Avoiding Your Paranoid Ex
Paranoid ex-spouses tend to be extremely abusive, even deadly. Find out why and how to deal with a paranoid ex-spouse.
The paranoid's conduct is unpredictable and there is no "typical scenario". But experience shows that you can minimize the danger to yourself and to your household by taking some basic steps.
If at all possible, put as much physical distance as you can between yourself and the stalker. Change address, phone number, email accounts, cell phone number, enlist the kids in a new school, find a new job, get a new credit card, open a new bank account. Do not inform your paranoid ex about your whereabouts and your new life. You may have to make painful sacrifices, such as minimize contact with your family and friends.
Even with all these precautions, your abusive ex is likely to find you, furious that you have fled and evaded him, raging at your newfound existence, suspicious and resentful of your freedom and personal autonomy. Violence is more than likely. Unless deterred, paranoid former spouses tend to be harmful, even lethal.
Be prepared: alert your local law enforcement officers, check out your neighborhood domestic violence shelter, consider owning a gun for self-defense (or, at the very least, a stun gun or mustard spray). Carry these with you at all times. Keep them close by and accessible even when you are asleep or in the bathroom.
Erotomanic stalking can last many years. Do not let down your guard even if you haven't heard from him. Stalkers leave traces. They tend, for instance, to "scout" the territory before they make their move. A typical stalker invades his or her victim's privacy a few times long before the crucial and injurious encounter.
Is your computer being tampered with? Is someone downloading your e-mail? Has anyone been to your house while you were away? Any signs of breaking and entering, missing things, atypical disorder (or too much order)? Is your post being delivered erratically, some of the envelopes opened and then sealed? Mysterious phone calls abruptly disconnected when you pick up? Your stalker must have dropped by and is monitoring you.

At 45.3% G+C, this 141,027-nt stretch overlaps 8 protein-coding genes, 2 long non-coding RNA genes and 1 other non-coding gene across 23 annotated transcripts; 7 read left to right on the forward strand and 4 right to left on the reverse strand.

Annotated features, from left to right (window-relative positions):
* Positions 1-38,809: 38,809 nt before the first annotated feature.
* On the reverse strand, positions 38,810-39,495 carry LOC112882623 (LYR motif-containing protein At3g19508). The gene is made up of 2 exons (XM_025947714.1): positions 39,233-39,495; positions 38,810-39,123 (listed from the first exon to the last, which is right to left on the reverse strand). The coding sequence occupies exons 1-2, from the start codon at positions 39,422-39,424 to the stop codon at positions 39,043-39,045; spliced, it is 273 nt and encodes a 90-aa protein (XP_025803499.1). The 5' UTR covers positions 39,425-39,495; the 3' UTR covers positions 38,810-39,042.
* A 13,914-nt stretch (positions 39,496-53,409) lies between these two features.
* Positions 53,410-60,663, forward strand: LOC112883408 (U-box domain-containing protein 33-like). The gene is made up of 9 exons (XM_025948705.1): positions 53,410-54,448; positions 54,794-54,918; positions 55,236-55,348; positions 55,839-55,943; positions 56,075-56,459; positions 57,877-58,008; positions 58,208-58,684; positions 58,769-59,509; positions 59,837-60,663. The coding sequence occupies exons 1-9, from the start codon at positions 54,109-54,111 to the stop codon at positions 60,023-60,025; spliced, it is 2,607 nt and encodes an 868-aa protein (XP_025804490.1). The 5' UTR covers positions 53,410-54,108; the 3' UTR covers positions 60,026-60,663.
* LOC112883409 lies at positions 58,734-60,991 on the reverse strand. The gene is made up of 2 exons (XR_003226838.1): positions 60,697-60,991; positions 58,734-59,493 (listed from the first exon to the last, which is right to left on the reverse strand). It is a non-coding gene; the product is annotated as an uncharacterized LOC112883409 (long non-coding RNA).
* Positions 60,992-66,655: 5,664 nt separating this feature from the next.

Notice any unusual pattern, any strange event, any weird occurrence. Someone is driving by your house morning and evening? A new "gardener" or maintenance man came by in your absence? Someone is making enquiries about you and your family? Maybe it's time to move on.
Teach your children to avoid your paranoid ex and to report to you immediately any contact he has made with them. Abusive bullies often strike where it hurts most - at one's kids. Explain the danger without being unduly alarming. Make a distinction between adults they can trust - and your abusive former spouse, whom they should avoid.
Ignore your gut reactions and impulses. Sometimes, the stress is so onerous and so infuriating that you feel like striking back at the stalker. Don't do it. Don't play his game. He is better at it than you are and is likely to defeat you. Instead, unleash the full force of the law whenever you get the chance to do so: restraining orders, spells in jail, and frequent visits from the police tend to check the abuser's violent and intrusive conduct.
The other behavioural extreme is equally futile and counterproductive. Do not try to buy peace by appeasing your abuser. Submissiveness and attempts to reason with him only whet the stalker's appetite. He regards both as contemptible weaknesses, vulnerabilities he can exploit. You cannot communicate with a paranoid because he is likely to distort everything you say to support his persecutory delusions, sense of entitlement, and grandiose fantasies. You cannot appeal to his emotions - he has none, at least not positive ones.
Remember: your abusive and paranoid former partner blames it all on you. As far as he is concerned, you recklessly and unscrupulously wrecked a wonderful thing you both had going. He is vengeful, seething, and prone to bouts of uncontrolled and extreme aggression. Don't listen to those who tell you to "take it easy". Hundreds of thousands of women paid with their lives for heeding this advice. Your paranoid stalker is inordinately dangerous - and, more likely than not, he is with you for a long time to come.
How long and how it all ends depends on a few factors.
This is the subject of the next article.
Vaknin, S. (2009, October 1). Avoiding Your Paranoid Ex, HealthyPlace. Retrieved on 2019, June 26 from https://www.healthyplace.com/personality-disorders/malignant-self-love/avoiding-your-paranoid-ex